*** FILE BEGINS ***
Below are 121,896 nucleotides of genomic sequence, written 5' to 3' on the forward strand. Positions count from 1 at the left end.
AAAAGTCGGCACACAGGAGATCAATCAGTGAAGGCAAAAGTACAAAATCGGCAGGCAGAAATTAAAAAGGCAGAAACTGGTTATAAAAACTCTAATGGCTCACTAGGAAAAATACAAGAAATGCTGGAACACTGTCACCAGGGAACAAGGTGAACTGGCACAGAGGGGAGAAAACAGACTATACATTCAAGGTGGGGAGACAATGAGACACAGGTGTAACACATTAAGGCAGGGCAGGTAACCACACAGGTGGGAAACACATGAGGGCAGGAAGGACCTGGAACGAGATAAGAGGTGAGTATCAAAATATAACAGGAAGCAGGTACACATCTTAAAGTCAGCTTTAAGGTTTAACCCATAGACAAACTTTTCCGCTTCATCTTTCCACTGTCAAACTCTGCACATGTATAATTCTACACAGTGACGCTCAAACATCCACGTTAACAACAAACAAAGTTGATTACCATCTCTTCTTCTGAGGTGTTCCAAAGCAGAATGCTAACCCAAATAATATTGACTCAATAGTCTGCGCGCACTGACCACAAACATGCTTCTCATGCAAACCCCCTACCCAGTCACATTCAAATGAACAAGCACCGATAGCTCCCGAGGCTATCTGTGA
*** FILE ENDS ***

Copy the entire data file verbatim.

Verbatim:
Below are 121,896 nucleotides of genomic sequence, written 5' to 3' on the forward strand. Positions count from 1 at the left end.
AAAAGTCGGCACACAGGAGATCAATCAGTGAAGGCAAAAGTACAAAATCGGCAGGCAGAAATTAAAAAGGCAGAAACTGGTTATAAAAACTCTAATGGCTCACTAGGAAAAATACAAGAAATGCTGGAACACTGTCACCAGGGAACAAGGTGAACTGGCACAGAGGGGAGAAAACAGACTATACATTCAAGGTGGGGAGACAATGAGACACAGGTGTAACACATTAAGGCAGGGCAGGTAACCACACAGGTGGGAAACACATGAGGGCAGGAAGGACCTGGAACGAGATAAGAGGTGAGTATCAAAATATAACAGGAAGCAGGTACACATCTTAAAGTCAGCTTTAAGGTTTAACCCATAGACAAACTTTTCCGCTTCATCTTTCCACTGTCAAACTCTGCACATGTATAATTCTACACAGTGACGCTCAAACATCCACGTTAACAACAAACAAAGTTGATTACCATCTCTTCTTCTGAGGTGTTCCAAAGCAGAATGCTAACCCAAATAATATTGACTCAATAGTCTGCGCGCACTGACCACAAACATGCTTCTCATGCAAACCCCCTACCCAGTCACATTCAAATGAACAAGCACCGATAGCTCCCGAGGCTATCTGTGA